So, this is a story about hidden art, mega mansions and superyachts. There are helicopters and private jets, jewellery and gold – all of which make headline writers happy when divorces involving the very rich come to court. But it’s really about the super-rich, where they hide their wealth, and how they ignore the rule of law.

Ross Henderson: You’ll never know what the final number is and what has been organised.

Harry Abdy Collins: I don’t think I’ve come across a case that has been exactly the judgment. 


Jane, narrating: I’m Jane Martinson, and in this episode of the Slow Newscast, I’ve been investigating the story of the UK’s biggest-ever divorce order. 

A turbulent, angry case which led the judge to say: “All happy families are alike, each unhappy family is unhappy in its own way. With apologies to Tolstoy, the Akhmedov family is one of the unhappiest ever to have appeared in my courtroom. 

It was actually the story of another unhappy family that first led me to the case of Akhmedov versus Akhmedova. 

Almost two years ago, I spent months investigating the secretive twin brothers who own the Telegraph newspaper. The Barclays. 

In May, Sir Frederick Barclay, a knight of the realm, was called ‘reprehensible’ by a high court judge for selling his superyacht and keeping the millions, rather than using them to pay his ex wife after a court order. 

A family feud which had ended up in court. Tick. 

A complicated web of offshore trusts which made it hard to discover who owned what. Double tick. 

So when I read about a woman who had spent years trying to track down her husband’s money, my interest was piqued. It seemed like there was, perhaps, a pattern. 

But this story, Akhmedov versus Akhmedova, starts as many divorce stories do, with two people who fell in love. 

On her website, Tatiana tells how she was a 17-year-old student when she first met Farkhad, who was almost twice her age and had been married before. 

It was 1989, Moscow. 

His suit made him seem like “a very appropriate gentleman”.  

Tatiana was pregnant by the time they married, just a few years later, a time when the breakup of the Soviet Union would lead to huge riches for a handful of men. One of them was Farkhad Akhedmov. 

They moved to London in 1993. An oil and gas trader, Farkhad went back and forth to Moscow while Tatiana stayed in the UK. 

She has described herself as a hands-on mother who cared for and brought up her two sons by herself, apparently without the assistance of a nanny. 

Like so many children of wealthy Russian oligarchs, both their sons went to private schools. They went to university in England too.

After he made his first billion – by selling a stake in a Russian gas producer Northgas, the money snowballed. 

The couple started accumulating. As well as the mansion in Surrey worth £20 million, another in the south of France and one in Kensington, there were two helicopters, some vintage cars, jewellery, works of art and a private jet which cost £40 million.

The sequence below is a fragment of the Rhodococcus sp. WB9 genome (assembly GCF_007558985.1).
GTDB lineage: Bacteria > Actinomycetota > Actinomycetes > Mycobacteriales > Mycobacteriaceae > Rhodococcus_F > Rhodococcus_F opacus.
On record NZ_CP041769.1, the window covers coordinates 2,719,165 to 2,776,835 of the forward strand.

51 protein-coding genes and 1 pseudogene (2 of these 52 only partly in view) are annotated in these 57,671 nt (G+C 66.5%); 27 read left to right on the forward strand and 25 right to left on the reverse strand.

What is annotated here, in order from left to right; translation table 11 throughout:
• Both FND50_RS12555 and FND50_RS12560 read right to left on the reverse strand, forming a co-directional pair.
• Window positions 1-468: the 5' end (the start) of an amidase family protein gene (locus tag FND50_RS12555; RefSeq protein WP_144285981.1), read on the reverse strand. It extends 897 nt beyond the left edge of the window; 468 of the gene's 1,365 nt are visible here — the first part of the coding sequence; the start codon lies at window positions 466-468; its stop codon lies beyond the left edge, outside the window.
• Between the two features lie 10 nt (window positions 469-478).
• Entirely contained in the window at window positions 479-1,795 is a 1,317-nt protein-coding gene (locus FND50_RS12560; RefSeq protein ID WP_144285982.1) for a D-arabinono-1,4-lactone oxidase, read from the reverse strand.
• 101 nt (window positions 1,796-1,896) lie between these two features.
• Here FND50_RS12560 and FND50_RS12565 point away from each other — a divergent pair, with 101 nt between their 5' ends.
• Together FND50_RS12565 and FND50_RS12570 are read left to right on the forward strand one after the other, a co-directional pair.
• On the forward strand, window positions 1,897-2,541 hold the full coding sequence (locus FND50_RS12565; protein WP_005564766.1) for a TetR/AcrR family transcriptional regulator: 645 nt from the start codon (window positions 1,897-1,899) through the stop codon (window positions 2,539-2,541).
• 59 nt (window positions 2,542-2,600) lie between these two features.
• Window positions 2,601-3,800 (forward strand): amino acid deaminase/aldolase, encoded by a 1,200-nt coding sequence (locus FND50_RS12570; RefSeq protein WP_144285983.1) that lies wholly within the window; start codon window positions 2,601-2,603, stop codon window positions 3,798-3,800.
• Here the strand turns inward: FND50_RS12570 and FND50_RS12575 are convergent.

Tatiana says she became a British citizen in October 2000 But not long after that, cracks started to appear. There were allegations of adultery, on both sides.The unhappiness continued. And by 2013, Tatiana filed for divorce. 

Jane Croft: My name’s Jane Croft. I am the law courts correspondent for the Financial Times. I’ve been covering this beat for the past 12 years and I’ve covered, as part of this job, quite a lot of big money divorce cases. 

So basically this case dates back to 2016, when Farkhad Akhedmov, an oil trader was ordered by the high court to give his wife £450 million 

Jane, narrating: It was – and remains – the largest divorce settlement ever awarded by the High Court in London.

It’s hard to get your head round a sum of money that large. What this meant in real terms was that Farkhad had to give Tatiana all the contents of their family home in Surrey, the collection of modern art valued at £90 million, and an Aston Martin worth £350,000. Then he had to give her another £350 million on top. 


Jane Croft: He didn’t actually pay anything. So the wife had to basically start her own legal battles to try and enforce the award. She basically claimed that she’d never received a penny of that, of that sum. This case was bogged down in enforcement because Akhedmov resisted the award and he sort of triggered a whole global tussle over assets.

Jane, narrating: It’s the global reach of a story like this that makes it so complicated. 

It was a court in London that ruled that Farkhad must pay his ex-wife more than £450 million, but the wealth itself was scattered around the world. 

Jane Croft: So there were kinds of lawsuits in different parts of the world ranging from Monaco to Dubai over whether or not Tatiana could see certain assets like a superyacht called Luna.